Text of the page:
Generally fiber reinforced concrete is comparable to non-fiber concrete with wire mesh. The shrinkage cracks are fairly common and may not be a problem if they are not very wide. You can use a self leveling polyurethane caulk to fill the crack. If you experience a great deal of cracking, the concrete was not done properly or the sub grade was not prepared properly.
One problem that occurs all too often is that a concrete finishing crew will add water to the concrete after it has been delivered to the job. This in itself is not the problem however. The problem is that they have a tendency to add too much water. While wetter concrete is easier for the finishers to place, it will shrink more as it dries causing shrinkage cracks. The stiffer the concrete the less shrinkage you will experience and the stronger the concrete will be.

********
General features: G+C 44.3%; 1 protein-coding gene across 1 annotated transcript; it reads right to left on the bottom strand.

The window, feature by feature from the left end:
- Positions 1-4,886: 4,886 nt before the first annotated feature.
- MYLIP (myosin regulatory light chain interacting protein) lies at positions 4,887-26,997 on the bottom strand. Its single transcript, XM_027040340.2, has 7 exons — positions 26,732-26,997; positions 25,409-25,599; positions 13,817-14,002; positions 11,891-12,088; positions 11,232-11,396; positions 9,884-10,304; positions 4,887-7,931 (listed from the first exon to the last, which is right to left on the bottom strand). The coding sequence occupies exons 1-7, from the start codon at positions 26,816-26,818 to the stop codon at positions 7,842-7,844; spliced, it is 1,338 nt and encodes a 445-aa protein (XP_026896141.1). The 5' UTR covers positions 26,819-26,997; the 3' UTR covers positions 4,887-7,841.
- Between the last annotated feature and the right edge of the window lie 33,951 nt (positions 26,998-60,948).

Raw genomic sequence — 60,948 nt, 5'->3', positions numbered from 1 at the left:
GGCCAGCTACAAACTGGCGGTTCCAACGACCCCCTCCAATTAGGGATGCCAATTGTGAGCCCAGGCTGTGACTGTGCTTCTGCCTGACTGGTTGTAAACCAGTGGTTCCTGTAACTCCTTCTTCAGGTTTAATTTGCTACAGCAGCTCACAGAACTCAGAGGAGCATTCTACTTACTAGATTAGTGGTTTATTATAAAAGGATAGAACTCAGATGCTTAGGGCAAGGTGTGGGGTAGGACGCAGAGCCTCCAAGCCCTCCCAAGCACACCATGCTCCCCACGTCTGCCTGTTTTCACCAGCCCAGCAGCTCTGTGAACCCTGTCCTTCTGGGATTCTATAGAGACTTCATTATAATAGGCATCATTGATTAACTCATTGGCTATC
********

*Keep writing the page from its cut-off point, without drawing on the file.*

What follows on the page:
There is a test used for concrete as it is being poured called a “slump test”. It is used to tell how wet the concrete is as it is being poured. A metal cone is inverted and filled with the mixed concrete before it is placed. Then the cone is carefully removed and the distance the concrete slumps is then measured. The further it slumps the wetter the mix. Concrete for a building slab should not be more than a 4” slump. A slump between 3-4 inches is preferred. Most residential contractors do not have this test performed on concrete they use even though it is a simple and inexpensive test that would save many homeowners a great deal of aggravation. The reason many do not use this test is the finishers complain the concrete is too stiff to place easily making their job more difficult. The more difficult their job the more money they will ask for doing it.